May 27th, 2020


In search of family in a small-town graveyard

Mary Schmich

By Mary Schmich

Published August 17,2018

In search of family in a small-town graveyard
	One of the gravestones the author found as she searched in a Catholic cemetery in Freeport, Ill. Mary Schmich/Chicago Tribune

When you drive west out of Chicago toward the Mississippi River, into a land of small towns, hills and cornfields, one thing you notice is the graveyards.

You're never very far, it seems, from a cluster of old headstones poking out of the grass and resting under the trees, reminders of people doomed to be forgotten.

I was new to Chicago when the reader, who had noticed my byline, wrote to say, "If you want to find your Schmich ancestors, go to the cemetery in Freeport."

I'd never heard of Freeport or met anyone outside my immediate family with our weird last name. Curious, I opened an atlas, and there, in the northwest corner of Illinois, was Freeport, population 26,000 or so, settled largely by Germans.

Mildly interesting, I thought at the time, but not compelling enough to demand a two-hour drive.

Some people have the ancestry detective gene. You may be one. We all know one. The ancestry detectives spend days, even years in pursuit of the family heritage, burrowing into the records of who begot whom, mapping the past through bloodlines.

I appreciate my relatives who have that gene. I don't. Neither did my father.

My dad rarely talked about the people or place he came from. His kids knew he was from Iowa, which to us, growing up in Georgia and later Arizona, sounded as foreign as Mesopotamia.

We knew vaguely that in his hometown of Carroll, there had been a German Catholic church and an Irish Catholic church and that marrying across the boundaries was taboo. His Irish-bred mother and German-bred father married anyway, or so the story went.

The only time I remember my father elaborating on his ancestry was at the end of a boozy Thanksgiving dinner when he told us that some Schmichs had come from the region of Alsace-Lorraine, where France meets Germany, and had run a brewery in America.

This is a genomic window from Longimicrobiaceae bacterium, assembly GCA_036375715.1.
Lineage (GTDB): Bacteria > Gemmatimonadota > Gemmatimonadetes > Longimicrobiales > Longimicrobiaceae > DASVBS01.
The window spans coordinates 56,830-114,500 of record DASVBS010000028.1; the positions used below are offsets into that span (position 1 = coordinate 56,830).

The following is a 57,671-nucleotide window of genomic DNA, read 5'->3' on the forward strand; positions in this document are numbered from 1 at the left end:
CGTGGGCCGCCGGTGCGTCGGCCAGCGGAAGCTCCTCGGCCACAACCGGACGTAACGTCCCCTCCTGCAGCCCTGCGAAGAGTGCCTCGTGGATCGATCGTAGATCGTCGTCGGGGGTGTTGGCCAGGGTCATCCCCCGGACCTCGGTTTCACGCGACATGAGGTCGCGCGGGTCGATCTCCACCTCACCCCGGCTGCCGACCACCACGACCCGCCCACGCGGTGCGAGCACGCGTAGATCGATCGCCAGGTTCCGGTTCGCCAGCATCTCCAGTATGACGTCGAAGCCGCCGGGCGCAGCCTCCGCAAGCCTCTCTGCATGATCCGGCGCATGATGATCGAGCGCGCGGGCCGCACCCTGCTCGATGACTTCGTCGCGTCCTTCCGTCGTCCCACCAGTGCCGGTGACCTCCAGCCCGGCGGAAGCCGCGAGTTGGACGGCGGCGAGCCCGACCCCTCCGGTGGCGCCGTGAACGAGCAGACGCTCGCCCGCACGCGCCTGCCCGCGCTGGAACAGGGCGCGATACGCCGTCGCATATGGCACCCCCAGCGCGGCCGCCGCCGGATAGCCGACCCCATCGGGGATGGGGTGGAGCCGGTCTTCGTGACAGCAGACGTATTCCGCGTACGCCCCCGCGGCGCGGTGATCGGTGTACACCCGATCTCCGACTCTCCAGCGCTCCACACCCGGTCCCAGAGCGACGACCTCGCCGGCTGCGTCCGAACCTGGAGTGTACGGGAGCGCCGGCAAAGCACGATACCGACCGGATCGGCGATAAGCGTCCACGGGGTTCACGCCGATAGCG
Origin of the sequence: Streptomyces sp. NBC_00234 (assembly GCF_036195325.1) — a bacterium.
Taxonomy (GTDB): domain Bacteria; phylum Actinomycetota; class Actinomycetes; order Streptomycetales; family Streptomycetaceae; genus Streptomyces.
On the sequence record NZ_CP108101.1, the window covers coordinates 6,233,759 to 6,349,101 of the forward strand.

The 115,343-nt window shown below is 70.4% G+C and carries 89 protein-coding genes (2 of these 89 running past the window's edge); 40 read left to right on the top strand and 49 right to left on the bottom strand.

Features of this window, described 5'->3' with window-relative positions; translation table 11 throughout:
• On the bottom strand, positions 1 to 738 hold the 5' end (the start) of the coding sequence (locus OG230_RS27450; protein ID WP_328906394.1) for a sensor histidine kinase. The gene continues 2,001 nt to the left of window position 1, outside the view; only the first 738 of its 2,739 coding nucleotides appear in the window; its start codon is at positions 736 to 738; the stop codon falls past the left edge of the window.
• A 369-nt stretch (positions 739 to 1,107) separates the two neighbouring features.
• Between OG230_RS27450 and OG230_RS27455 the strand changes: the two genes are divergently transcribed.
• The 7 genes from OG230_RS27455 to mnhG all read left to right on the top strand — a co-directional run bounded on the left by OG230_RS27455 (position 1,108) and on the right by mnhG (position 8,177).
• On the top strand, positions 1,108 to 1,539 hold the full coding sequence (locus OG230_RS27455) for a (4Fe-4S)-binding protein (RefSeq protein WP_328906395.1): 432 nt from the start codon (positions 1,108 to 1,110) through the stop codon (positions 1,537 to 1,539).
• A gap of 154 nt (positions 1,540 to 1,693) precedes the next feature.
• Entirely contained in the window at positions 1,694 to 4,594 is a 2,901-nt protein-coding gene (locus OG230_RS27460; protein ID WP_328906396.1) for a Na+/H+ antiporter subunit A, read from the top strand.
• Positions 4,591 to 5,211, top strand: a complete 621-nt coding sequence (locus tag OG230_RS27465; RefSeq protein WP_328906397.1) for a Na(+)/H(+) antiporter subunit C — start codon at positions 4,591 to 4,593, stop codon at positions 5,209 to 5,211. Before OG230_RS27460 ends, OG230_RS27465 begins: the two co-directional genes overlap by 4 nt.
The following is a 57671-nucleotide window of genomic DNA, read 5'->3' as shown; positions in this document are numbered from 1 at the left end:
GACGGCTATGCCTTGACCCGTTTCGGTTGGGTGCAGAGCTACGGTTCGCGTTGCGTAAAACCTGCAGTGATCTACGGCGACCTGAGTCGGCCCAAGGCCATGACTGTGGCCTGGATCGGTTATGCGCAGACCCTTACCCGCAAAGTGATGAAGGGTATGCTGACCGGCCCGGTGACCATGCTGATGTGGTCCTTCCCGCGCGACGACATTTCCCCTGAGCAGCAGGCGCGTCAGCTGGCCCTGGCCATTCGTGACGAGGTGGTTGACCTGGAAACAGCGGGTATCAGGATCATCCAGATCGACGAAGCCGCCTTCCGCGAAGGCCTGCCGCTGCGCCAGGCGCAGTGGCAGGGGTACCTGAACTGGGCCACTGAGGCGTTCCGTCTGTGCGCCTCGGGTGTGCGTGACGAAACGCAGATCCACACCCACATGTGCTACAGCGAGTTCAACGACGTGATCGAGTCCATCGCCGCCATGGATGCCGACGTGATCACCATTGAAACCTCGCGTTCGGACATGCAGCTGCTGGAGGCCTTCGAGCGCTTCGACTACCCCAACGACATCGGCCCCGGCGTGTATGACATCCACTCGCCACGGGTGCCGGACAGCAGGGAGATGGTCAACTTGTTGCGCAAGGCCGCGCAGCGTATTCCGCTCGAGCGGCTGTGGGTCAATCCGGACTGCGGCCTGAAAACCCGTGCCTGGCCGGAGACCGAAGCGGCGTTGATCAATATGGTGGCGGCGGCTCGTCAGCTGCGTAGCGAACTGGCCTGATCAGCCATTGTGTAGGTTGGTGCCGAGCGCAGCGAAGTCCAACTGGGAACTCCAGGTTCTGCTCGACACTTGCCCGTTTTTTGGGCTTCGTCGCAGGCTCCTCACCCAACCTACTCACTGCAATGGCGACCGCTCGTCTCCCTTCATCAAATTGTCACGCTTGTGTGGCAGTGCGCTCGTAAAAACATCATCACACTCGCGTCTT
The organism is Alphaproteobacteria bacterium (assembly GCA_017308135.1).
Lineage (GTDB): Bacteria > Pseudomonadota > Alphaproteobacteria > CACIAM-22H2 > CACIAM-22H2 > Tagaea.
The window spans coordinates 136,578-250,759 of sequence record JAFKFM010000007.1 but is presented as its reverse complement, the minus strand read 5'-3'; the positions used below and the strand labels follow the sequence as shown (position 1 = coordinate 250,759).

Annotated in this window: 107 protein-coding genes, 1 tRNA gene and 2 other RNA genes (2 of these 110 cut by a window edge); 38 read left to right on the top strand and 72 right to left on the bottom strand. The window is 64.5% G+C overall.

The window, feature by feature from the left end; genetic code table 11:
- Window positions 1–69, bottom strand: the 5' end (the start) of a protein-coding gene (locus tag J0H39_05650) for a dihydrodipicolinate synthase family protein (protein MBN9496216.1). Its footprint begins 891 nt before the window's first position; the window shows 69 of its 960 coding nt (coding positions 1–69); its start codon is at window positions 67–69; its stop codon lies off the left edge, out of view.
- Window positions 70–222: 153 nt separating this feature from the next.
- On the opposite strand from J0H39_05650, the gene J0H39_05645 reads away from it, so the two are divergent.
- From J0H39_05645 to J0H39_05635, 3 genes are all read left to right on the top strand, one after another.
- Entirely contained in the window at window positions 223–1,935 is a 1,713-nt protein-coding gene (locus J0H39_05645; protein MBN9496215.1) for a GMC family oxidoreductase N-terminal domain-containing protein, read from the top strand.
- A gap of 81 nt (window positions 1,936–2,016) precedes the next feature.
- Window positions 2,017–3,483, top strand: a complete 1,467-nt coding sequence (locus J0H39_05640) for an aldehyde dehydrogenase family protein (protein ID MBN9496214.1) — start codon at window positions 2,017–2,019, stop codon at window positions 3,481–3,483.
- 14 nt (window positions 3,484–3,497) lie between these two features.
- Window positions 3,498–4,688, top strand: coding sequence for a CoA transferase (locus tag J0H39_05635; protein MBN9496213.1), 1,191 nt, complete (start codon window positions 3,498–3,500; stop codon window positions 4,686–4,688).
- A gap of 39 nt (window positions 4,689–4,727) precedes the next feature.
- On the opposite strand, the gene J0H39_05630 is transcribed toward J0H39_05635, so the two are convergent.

I liked the idea that the unromantic name "Schmich" might be vaguely French, and having beer-makers in the family seemed both exotic and fitting.

Around the time the Tribune reader wrote me about the Freeport cemetery, I was in an antiques store in Galena where I stumbled upon some amber beer bottles embossed with the name "Schmich Bros Brews" and, on the back, "Freeport, Ill."

The brewery to graveyard link became clear. I bought the bottles. But only recently did I feel the urge to find the graves.

On that day recently, my brother and I located the Freeport City Cemetery, via Google maps, not far from downtown. There was no registry visible. No one answered when we knocked on the little yellow building where, another visitor said, someone could guide us.

We began pacing the rows.

Up and down the grass we went, glancing left and right.

Schmidt. Schmitz. Schaeffer. Schmacker. Schneider. Schroll. Schwab. Schlieman. Schultz. Schenk. Schinig. Schottle. Scheel.

No Schmich.

It was hot. The quest was pointless. And, really, who cared? After a futile hour, we got back in the car, ready for a beer.

But abandoning a quest, any quest, is for cowards. It's a bad habit of mind, even if the quest is one you tell yourself doesn't matter. If you start it, finish it.

So maybe we were looking in the wrong place? What about that Catholic cemetery we'd passed at the entry to town?

We drove over, agreed that we'd browse briefly and then admit that we had no more time to waste on dead people we'd never met.

We parked. Got out. And a few rows in, there they were.

George Schmich. Anna Schmich. Geo. H. Schmich.

I've since learned that if we'd wanted to travel deeper into the cemetery, we would have found more. But these three felt like victory, and, more than I expected, like family, and not only because our father's name was George Schmich.

What I realized later was that finding the dearly departed Schmichs was only part of the discovery. Strolling through the graveyards was an encounter not merely with family history but with the collective history of our Midwestern world, when the Germans were the newcomers looking for a place to call home.

I left thinking that knowing your history is good. Being excessively identified by it is not.

There's nothing like a graveyard to make the point that we all come and go, people replaced by new people, old immigrant groups followed by new ones, all of us fleeting.


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